The Aloha State is working towards establishing a new, more equitable post-pandemic normal for vulnerable communities.
Because the humanity of every person is what we fight for when we advocate to end police violence, to support better treatment for COVID patients and doctors, or to institute justice everywhere.
Health inequity for Black people in the U.S. is not a new phenomenon. But COVID-19 shined a light on the problem—and it’s costing lives.
Our healthcare and food systems depend on immigrant workers, including those who are undocumented. Greater protections for them would be good for everyone.
This model shows just how effective they are.
It’s all about the incentives and weighing risks: Staying home has to be more attractive than going out.
Throughout history, immigrants have borne the brunt not just of a pandemic, but the U.S. government’s disproportionate and cruel response to it.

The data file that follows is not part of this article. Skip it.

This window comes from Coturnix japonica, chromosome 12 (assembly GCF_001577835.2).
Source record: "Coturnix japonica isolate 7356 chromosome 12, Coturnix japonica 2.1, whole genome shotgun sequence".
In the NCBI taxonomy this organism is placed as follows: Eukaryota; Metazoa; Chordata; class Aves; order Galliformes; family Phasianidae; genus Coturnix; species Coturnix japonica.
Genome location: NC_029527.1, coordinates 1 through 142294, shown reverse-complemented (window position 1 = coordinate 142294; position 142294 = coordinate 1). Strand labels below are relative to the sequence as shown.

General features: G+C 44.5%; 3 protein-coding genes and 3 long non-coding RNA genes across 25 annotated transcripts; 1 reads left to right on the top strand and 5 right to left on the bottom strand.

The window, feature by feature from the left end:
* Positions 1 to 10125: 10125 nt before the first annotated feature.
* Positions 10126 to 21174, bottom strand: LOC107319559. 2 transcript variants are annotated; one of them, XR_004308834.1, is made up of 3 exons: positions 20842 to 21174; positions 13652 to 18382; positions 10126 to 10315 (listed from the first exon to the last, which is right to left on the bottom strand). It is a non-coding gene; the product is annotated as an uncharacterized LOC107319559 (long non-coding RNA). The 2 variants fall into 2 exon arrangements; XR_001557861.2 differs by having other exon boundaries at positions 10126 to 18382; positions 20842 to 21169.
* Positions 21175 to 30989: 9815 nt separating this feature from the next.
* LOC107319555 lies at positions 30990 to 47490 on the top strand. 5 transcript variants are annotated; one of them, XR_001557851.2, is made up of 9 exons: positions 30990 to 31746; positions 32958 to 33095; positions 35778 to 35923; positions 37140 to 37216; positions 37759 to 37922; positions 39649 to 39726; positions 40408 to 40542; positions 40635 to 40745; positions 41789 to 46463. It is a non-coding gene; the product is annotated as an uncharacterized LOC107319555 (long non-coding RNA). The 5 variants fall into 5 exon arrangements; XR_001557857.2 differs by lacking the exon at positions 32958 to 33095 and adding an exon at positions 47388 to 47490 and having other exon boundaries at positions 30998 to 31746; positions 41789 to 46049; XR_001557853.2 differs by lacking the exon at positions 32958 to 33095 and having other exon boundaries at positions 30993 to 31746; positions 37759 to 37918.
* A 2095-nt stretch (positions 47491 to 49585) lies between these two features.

The Chronic Stress of Being Black in the U.S. Makes People More Vulnerable to COVID-19 and Other Diseases
Racism is a chronic, uncontrollable, and unpredictable stress that can wreak havoc on the mind and body.
A coordinated, science-driven, national-level strategy is vital to an effective response.
Voting rights have always been inconsistently applied. Now the coronavirus pandemic is threatening those rights even more, and activists are pushing back.
The COVID-19 pandemic has hurt communities all over Mexico. But a network of Indigenous artisans is finding a way to survive during the shutdown.